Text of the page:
Energy drinks are very popular nowadays, especially with teens and athletes - perhaps you’re a fan as well.
A recent study looked at the benefits and risks that come with regular energy drink consumption. In 2003, 16% of teens reported consuming them regularly - however, consumption had risen sharply to 35% by 2008. In fact, one study found that 50% of students drank at least 1-4 of these drinks in a typical month.
A sharp increase in energy drink-related emergency room visits led to demands that the Food and Drug Administration (FDA) look into the effects of energy drinks on health.
Currently, the amount of caffeine added to energy drinks is not regulated by the FDA, so labeled amounts are often inaccurate. Also, the claims made by manufacturers on the ability of such drinks to maintain energy levels have not been verified.
The study authors examined the most common ingredients - caffeine, guarana, taurine, ginseng, sugars and B vitamins - and assessed their effects on health.
Levels of caffeine, the main ingredient, vary widely between brands. Energy drinks may contain higher levels of caffeine than indicated on the label.
A typical cup of coffee contains 80-120 milligrams of caffeine, while tea has 50 mg and a 12-ounce cola roughly 65 mg. On the other hand, a 16-ounce Red Bull contains 154 mg while a 24-ounce Wired X505 contains 505 mg. While there is no prescribed safety limit for caffeine, excessive consumption has been linked to high BP, premature birth and even possibly sudden death.
Guarana is a South American plant that contains a caffeine-like compound called guaranine. One gram of guarana is equal to 40 mg of caffeine. In spite of this, guarana is usually not included in the total caffeine tally. And since the FDA has not tested guarana for human consumption, its risks and benefits are almost completely unknown.
Sugar in the form of sucrose, glucose, or high fructose corn syrup ranges from 21 grams to 34 grams in every 8 ounces of a typical energy drink. Teens who consume 2 or 3 drinks daily could be taking in 120-180 mg of sugar - or 4-6 times the maximum recommended daily intake - placing them at risk for obesity and dental problems.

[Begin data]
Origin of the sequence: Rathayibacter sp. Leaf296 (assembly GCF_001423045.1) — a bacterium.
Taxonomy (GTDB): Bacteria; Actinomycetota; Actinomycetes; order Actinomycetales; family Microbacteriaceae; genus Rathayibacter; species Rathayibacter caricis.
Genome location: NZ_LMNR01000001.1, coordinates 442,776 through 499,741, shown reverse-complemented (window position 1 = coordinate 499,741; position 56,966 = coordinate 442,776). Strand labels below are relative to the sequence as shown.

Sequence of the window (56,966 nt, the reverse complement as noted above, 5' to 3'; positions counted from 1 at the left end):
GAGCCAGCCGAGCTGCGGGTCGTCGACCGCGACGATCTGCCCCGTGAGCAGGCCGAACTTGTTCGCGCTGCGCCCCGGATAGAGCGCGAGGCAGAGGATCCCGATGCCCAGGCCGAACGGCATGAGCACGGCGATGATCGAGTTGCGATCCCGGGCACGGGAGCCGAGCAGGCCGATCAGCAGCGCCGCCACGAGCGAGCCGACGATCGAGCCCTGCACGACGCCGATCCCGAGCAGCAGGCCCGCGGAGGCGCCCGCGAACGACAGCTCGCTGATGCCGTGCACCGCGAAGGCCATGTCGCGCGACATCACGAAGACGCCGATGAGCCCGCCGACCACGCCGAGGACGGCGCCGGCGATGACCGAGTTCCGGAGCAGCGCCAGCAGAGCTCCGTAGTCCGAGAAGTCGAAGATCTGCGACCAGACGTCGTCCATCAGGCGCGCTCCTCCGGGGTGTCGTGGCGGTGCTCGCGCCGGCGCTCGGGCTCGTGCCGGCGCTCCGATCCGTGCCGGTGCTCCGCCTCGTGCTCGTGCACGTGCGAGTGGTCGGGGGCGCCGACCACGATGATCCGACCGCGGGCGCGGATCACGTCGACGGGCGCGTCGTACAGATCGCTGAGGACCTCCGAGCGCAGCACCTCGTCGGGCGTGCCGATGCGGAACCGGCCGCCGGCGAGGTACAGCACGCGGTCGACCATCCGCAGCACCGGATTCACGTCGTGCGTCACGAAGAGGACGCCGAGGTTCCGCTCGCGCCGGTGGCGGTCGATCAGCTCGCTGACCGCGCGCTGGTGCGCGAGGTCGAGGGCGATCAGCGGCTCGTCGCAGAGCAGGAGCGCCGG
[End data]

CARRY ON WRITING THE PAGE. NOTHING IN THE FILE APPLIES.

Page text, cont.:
Taurine is a common amino acid that supports brain development and regulates mineral and water levels. The amount of taurine consumed from energy drinks is higher than from a normal diet - as yet there is no evidence that this is unhealthy. In fact, many energy drinks that claim to be healthy contain excess, unregulated amounts of vitamins or minerals you can normally get from your diet.
The problem is, you never really know how much of these ingredients you are consuming, because the quantities are masked behind the term 'proprietary blend' or 'energy blend.'
Ginseng is believed to boost athletic performance, strengthen the immune system and improve mood. According to the study authors, there is not much proof of this - and there isn't enough ginseng in energy drinks anyway.
B vitamins and other additives in energy drinks can improve mood and even fight heart disease and cancer, but again their amounts in energy drinks aren’t enough to have any meaningful effects.
Adolescent consumers have no idea what these ingredients do. They assume that because they can buy it off the shelf, it must be safe for them. In reality, very little is known about the risks and benefits of various additives in energy drinks and how they affect health when consumed over the long term. Not much is known either about how energy drinks and alcohol interact as well as how they affect medications and antidepressants.
Therefore, study authors have urged physicians to be aware of energy drink consumption and suggest educating both teens and their parents on the potential negative health consequences of consuming energy drinks regularly.
Sources: What’s in Your Energy Drink?